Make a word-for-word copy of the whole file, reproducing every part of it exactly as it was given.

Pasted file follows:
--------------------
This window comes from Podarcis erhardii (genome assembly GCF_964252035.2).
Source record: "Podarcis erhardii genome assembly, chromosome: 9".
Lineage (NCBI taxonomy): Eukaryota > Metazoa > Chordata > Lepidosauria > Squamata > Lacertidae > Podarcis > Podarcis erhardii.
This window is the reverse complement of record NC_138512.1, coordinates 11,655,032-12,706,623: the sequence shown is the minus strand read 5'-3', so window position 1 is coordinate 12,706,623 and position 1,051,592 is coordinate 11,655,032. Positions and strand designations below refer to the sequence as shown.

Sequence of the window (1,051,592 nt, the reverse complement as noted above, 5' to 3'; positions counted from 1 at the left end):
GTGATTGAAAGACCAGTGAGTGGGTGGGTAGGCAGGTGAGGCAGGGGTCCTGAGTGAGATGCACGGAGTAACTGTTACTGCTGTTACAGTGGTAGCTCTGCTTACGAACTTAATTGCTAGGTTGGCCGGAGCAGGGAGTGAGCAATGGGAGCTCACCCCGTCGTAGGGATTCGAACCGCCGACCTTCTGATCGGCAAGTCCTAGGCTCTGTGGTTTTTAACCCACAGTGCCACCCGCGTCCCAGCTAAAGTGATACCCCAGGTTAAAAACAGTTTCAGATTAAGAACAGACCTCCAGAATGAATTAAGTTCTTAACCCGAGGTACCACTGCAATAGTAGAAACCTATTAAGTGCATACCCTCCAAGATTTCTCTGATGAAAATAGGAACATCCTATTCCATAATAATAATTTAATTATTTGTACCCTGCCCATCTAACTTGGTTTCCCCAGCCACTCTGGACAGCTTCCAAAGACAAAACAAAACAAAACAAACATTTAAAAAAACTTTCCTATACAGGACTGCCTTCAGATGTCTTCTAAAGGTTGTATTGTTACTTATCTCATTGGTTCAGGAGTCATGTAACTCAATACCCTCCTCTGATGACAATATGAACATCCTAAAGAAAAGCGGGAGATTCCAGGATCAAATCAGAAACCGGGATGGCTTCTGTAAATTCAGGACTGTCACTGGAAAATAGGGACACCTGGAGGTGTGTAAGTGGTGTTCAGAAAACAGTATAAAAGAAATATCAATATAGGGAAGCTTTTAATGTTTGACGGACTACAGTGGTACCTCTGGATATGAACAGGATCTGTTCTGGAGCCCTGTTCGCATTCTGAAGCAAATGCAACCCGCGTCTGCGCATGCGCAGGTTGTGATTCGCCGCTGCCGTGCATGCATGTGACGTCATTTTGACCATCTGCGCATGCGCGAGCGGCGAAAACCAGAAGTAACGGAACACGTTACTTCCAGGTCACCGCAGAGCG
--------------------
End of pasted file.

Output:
This window comes from Podarcis erhardii (genome assembly GCF_964252035.2).
Source record: "Podarcis erhardii genome assembly, chromosome: 9".
Lineage (NCBI taxonomy): Eukaryota > Metazoa > Chordata > Lepidosauria > Squamata > Lacertidae > Podarcis > Podarcis erhardii.
This window is the reverse complement of record NC_138512.1, coordinates 11,655,032-12,706,623: the sequence shown is the minus strand read 5'-3', so window position 1 is coordinate 12,706,623 and position 1,051,592 is coordinate 11,655,032. Positions and strand designations below refer to the sequence as shown.

Sequence of the window (1,051,592 nt, the reverse complement as noted above, 5' to 3'; positions counted from 1 at the left end):
GTGATTGAAAGACCAGTGAGTGGGTGGGTAGGCAGGTGAGGCAGGGGTCCTGAGTGAGATGCACGGAGTAACTGTTACTGCTGTTACAGTGGTAGCTCTGCTTACGAACTTAATTGCTAGGTTGGCCGGAGCAGGGAGTGAGCAATGGGAGCTCACCCCGTCGTAGGGATTCGAACCGCCGACCTTCTGATCGGCAAGTCCTAGGCTCTGTGGTTTTTAACCCACAGTGCCACCCGCGTCCCAGCTAAAGTGATACCCCAGGTTAAAAACAGTTTCAGATTAAGAACAGACCTCCAGAATGAATTAAGTTCTTAACCCGAGGTACCACTGCAATAGTAGAAACCTATTAAGTGCATACCCTCCAAGATTTCTCTGATGAAAATAGGAACATCCTATTCCATAATAATAATTTAATTATTTGTACCCTGCCCATCTAACTTGGTTTCCCCAGCCACTCTGGACAGCTTCCAAAGACAAAACAAAACAAAACAAACATTTAAAAAAACTTTCCTATACAGGACTGCCTTCAGATGTCTTCTAAAGGTTGTATTGTTACTTATCTCATTGGTTCAGGAGTCATGTAACTCAATACCCTCCTCTGATGACAATATGAACATCCTAAAGAAAAGCGGGAGATTCCAGGATCAAATCAGAAACCGGGATGGCTTCTGTAAATTCAGGACTGTCACTGGAAAATAGGGACACCTGGAGGTGTGTAAGTGGTGTTCAGAAAACAGTATAAAAGAAATATCAATATAGGGAAGCTTTTAATGTTTGACGGACTACAGTGGTACCTCTGGATATGAACAGGATCTGTTCTGGAGCCCTGTTCGCATTCTGAAGCAAATGCAACCCGCGTCTGCGCATGCGCAGGTTGTGATTCGCCGCTGCCGTGCATGCATGTGACGTCATTTTGACCATCTGCGCATGCGCGAGCGGCGAAAACCAGAAGTAACGGAACACGTTACTTCCAGGTCACCGCAGAGCG